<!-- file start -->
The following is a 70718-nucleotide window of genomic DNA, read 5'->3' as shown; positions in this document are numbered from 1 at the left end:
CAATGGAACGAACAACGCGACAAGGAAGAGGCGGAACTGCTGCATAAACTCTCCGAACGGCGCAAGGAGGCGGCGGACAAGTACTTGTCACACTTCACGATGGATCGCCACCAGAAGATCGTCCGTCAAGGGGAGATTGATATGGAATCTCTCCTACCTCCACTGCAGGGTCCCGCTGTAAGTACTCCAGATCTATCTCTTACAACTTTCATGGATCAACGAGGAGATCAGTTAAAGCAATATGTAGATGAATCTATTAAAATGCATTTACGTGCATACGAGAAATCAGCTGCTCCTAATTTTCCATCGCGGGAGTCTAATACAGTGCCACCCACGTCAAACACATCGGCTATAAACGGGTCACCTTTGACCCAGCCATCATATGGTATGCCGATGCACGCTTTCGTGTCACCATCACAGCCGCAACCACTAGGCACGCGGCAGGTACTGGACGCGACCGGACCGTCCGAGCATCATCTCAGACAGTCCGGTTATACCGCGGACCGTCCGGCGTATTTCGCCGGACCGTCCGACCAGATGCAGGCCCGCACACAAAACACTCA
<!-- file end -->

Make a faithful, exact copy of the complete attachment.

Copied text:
The following is a 70718-nucleotide window of genomic DNA, read 5'->3' as shown; positions in this document are numbered from 1 at the left end:
CAATGGAACGAACAACGCGACAAGGAAGAGGCGGAACTGCTGCATAAACTCTCCGAACGGCGCAAGGAGGCGGCGGACAAGTACTTGTCACACTTCACGATGGATCGCCACCAGAAGATCGTCCGTCAAGGGGAGATTGATATGGAATCTCTCCTACCTCCACTGCAGGGTCCCGCTGTAAGTACTCCAGATCTATCTCTTACAACTTTCATGGATCAACGAGGAGATCAGTTAAAGCAATATGTAGATGAATCTATTAAAATGCATTTACGTGCATACGAGAAATCAGCTGCTCCTAATTTTCCATCGCGGGAGTCTAATACAGTGCCACCCACGTCAAACACATCGGCTATAAACGGGTCACCTTTGACCCAGCCATCATATGGTATGCCGATGCACGCTTTCGTGTCACCATCACAGCCGCAACCACTAGGCACGCGGCAGGTACTGGACGCGACCGGACCGTCCGAGCATCATCTCAGACAGTCCGGTTATACCGCGGACCGTCCGGCGTATTTCGCCGGACCGTCCGACCAGATGCAGGCCCGCACACAAAACACTCA